With music, arts, recreation and food, Viroqua earns a spot on any good Wisconsin day trip list.

Trout streams, kayaking, distilleries, and historic accommodations are among the reasons to stay more than a day.

Viroqua, home to 4,500 people, has transformed from a sleepy county town known for its historic tobacco warehouses into a cultural capital of the Driftless region.

From outdoor sports like kayaking and fly fishing to trendy shopping and dining, the city has something for everyone.

Hundreds of people will descend on the area June 4-5 for the annual Winding Roads Art Tour. The tour takes you along country roads to see the studios of 14 artists, who range from potters to weavers to painters. The tour headquarters is the VIVA Gallery, located at 217 S. Main St. Even if you miss the weekend of the tour, VIVA is an artist-run gallery with changing exhibitions and made up of local artists, it so always worth stopping by to see what’s new.

Next to VIVA, discover the Viroqua Public Market, an eclectic collection of small vendor stalls with items ranging from clothing to jewelry and antiques.

Music is another reason to visit the area, and did we mention it’s free? If you’re visiting midweek, check out Music in the Parks on Wednesday evenings from June through early September at Sidie Hollow or Esofea Parks. If you want to make it a midweek outing, you can camp at Sidie Hollow, which has a lake, beach, and power hookups.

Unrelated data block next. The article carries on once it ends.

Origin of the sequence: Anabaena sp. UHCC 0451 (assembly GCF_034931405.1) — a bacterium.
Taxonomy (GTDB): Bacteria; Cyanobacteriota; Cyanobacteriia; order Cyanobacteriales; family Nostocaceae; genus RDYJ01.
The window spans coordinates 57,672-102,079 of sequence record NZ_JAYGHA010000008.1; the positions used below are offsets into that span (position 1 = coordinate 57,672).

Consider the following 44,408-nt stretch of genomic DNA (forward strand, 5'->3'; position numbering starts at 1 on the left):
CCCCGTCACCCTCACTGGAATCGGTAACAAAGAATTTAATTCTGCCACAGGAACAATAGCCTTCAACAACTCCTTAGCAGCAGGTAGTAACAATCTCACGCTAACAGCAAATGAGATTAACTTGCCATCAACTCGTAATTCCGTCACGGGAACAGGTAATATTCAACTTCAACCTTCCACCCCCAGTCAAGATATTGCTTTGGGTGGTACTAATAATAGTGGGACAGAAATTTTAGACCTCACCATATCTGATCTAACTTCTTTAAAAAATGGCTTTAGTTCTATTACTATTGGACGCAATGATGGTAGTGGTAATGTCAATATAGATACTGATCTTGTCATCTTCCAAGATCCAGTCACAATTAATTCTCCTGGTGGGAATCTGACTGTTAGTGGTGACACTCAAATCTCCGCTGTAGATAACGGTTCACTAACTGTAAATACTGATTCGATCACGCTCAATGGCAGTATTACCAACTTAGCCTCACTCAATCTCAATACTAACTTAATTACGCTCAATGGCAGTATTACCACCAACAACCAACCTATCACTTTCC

The “Live in Viroqua” series, new this year, takes place on the first and third Saturday evenings from 6 p.m. to 9 p.m. in June, July, August and September. The series kicks off June 4 with Joseph Huber – along with Pat Ferguson and Christian Staehly – performing on Court Street outside the historic Fortney Hotel. Other free series artists include regional headliners such as Dead Horses, Them Coulee Boys and Wurk.

The other art attraction is The Driftless Folk School, located on a farm near LaFarge. You can take courses in basket weaving, sewing or making a copper bowl. Other offerings include finding wild plants, electrical wiring, orchard management, and other skills needed on the farm.

Viroqua is also a great headquarters for exploring the outdoors. Blue Dog Cycles on Main Street rents all kinds of road, dirt, mountain and fat tire bikes and will send you with maps for your next big ride. The store sponsors a number of rides, including the PUKE (Pedaling up the Kickapoo Epic) scary ride in the fall. In winter, you can rent Nordic skis here.

Vernon County is home to many world-class trout streams, and you can gear up at the Driftless Angler, located across from the bike shop. It’s the perfect place to hire a fishing guide and check out the local report on what the Timber Coulee trout are biting this week.

If you prefer bigger water, Vernon County’s Blackhawk Park lets you camp right on the mighty Mississippi. And nearby, the Kickapoo River meanders through the 8,600-acre Kickapoo Valley Preserve, where you can camp, fish, hunt, hike and bike along old Highway 131 which is part of Reserve. The crooked Kickapoo is justly famous for canoeing and hiking. Rental canoes are available from Drifty’s in Ontario.